He’s taken to see the clothing rack; he prefers the sherwani to the suit, the blue scarf to the red. The make-up man goes to work with his brushes, sponges, combs and clippers and once he’s done, clicks a photograph on his mobile phone and passes it across to Rahman for his opinion. “What do you think, better without gel, no?” Rahman asks the director. “You decide,” is the answer. A yellow-and-white striped towel is whipped out and Rahman willingly submits to having his head toweled vigorously. Then it’s time for him to slip into the sherwani and head upstairs for the “round trolley shot”.
Rahman’s keyboard has been set up in the centre of the circle created by the trolley. While the cameraman makes some final adjustments and a couple of boys pleat his blue scarf, Rahman walks around the terrace – shaded by one of the umbrellas – and takes in the view of Chennai. Cloudless blue sky above, shimmering sea in the distance, buildings, trees and roads below.
“I’d like to see this city greener,” he muses. “I’d like to see more artists, more space for artists, actually. I’d like to see less cluttered traffic. I’d love to see an underground. I’d like to see preservation of the old, while we move ahead with the new. Change is good, change is about moving forward, I’m always receptive to change.”
Shooting starts and we’re told to stay behind the camera. As the trolley picks up speed and circles Rahman at the keyboard, we find ourselves running to stay out of sight. The director sends us all downstairs to wait with a disgusted, “If you can’t run fast enough to stay behind the camera, you can’t watch.” Once the trolley shots are done, we’re allowed to troop back upstairs to watch Rahman being shot against the distant sea, with buildings in the background, silhouetted against the setting sun. He’s made to let his scarf fly out behind him, “like Batman,” he jokes with the crew. “You should have got my son to shoot this.” Then he looks out to sea, savouring his city.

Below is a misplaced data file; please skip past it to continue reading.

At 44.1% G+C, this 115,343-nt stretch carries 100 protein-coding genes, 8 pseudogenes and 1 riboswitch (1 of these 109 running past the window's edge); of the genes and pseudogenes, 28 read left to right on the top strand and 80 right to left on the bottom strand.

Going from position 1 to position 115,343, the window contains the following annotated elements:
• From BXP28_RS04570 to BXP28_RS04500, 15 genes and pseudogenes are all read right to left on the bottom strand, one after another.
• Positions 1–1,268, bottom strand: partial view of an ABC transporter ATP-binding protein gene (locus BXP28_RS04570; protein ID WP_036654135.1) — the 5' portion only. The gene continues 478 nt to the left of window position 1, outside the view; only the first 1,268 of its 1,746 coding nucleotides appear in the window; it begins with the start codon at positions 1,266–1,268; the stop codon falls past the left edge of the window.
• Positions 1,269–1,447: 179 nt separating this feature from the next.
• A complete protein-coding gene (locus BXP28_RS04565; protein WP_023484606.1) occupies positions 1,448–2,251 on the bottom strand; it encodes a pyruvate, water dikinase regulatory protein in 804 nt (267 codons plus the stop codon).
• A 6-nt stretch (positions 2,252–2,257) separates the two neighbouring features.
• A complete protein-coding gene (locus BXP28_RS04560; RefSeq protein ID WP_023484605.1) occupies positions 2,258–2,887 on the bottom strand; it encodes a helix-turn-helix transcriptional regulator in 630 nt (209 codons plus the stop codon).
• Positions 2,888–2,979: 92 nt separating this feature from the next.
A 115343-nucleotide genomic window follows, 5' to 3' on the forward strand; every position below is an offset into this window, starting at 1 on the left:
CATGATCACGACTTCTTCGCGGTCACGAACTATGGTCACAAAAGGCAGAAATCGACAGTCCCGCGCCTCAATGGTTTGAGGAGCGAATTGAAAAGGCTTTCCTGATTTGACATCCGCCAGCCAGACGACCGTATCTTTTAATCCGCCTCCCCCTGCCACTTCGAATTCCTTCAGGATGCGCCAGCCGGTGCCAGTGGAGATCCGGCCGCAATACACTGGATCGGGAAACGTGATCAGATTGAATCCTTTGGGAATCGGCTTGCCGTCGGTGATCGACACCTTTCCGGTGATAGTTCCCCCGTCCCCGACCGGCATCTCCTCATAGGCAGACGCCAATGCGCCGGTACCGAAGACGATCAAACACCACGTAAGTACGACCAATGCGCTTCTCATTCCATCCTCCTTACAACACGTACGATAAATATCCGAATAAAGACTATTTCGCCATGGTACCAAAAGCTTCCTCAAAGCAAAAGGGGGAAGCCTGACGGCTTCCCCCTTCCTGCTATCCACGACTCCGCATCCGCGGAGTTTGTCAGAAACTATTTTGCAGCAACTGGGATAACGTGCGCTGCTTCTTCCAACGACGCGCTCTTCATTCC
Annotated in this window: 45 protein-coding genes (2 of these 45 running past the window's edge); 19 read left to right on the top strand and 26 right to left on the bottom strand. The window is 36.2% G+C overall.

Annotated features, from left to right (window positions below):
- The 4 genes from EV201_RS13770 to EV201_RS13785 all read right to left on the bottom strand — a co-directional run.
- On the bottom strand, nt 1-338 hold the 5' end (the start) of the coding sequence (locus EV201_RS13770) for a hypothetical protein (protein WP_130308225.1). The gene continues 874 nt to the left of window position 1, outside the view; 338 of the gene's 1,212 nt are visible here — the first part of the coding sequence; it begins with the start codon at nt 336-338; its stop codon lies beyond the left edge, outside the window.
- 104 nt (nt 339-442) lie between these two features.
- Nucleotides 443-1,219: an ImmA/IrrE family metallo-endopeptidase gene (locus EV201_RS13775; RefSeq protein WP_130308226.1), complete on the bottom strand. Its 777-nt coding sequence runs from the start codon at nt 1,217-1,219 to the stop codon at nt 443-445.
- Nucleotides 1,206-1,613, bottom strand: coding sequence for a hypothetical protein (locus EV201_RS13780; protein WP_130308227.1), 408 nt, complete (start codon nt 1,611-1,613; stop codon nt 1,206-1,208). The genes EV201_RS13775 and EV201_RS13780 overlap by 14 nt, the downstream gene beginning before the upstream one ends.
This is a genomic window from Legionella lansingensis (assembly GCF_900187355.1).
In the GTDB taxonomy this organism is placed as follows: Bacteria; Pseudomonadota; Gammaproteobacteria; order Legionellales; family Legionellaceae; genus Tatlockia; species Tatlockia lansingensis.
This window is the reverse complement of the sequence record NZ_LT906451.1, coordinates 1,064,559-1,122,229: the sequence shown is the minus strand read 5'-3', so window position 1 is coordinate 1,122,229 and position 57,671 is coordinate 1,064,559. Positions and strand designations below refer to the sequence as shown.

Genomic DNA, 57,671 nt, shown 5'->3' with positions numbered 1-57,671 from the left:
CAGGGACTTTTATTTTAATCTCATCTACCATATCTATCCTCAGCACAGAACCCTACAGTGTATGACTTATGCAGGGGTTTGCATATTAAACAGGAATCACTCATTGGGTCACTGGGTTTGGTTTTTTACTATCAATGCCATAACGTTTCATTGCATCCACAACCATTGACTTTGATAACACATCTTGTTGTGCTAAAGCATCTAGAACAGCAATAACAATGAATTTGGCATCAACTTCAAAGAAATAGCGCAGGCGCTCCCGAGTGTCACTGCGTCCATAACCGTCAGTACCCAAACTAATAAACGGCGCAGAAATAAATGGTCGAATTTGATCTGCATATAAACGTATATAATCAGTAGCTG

“Food, family, roots… these are just some of the things that make this city home. And then there are the important, intangible factors – certain things that cannot be explained,” he sighs. Bombay Dreams, The Lord of the Rings and other projects required him to spend two-third of his year in London a few years ago, not his idea of fun.
“I missed Chennai. London is a wonderful city, but it’s not Chennai, not home. We have much to preserve and much to look forward to -that’s something we need to remember while we change. “We also have to be the change,” says the man who missed listening to a symphony orchestra and so “decided to do something about it and start my own orchestra”.
Time for the next shot. Rainmaking with Rahman. The shower head is fitted to a hose connected to a tap and passed up to a technician on a stool holding a sieve. Rahman puts his hand out gingerly,another technician at the tap turns it on. A few minutes of getting his hands wet and we’re done for the day. The yellow and white towel appears again and Rahman dries his hand.
As his make-up is removed, he says, “I’d love to see an underground , a symphony hall, big productions of musicals like The Lion King – who knows, it may happen sooner than you think… Oh! and I’d love to see snow in Chennai.”
NEWS AND IMAGE COURTESY: TIMES OF INDIA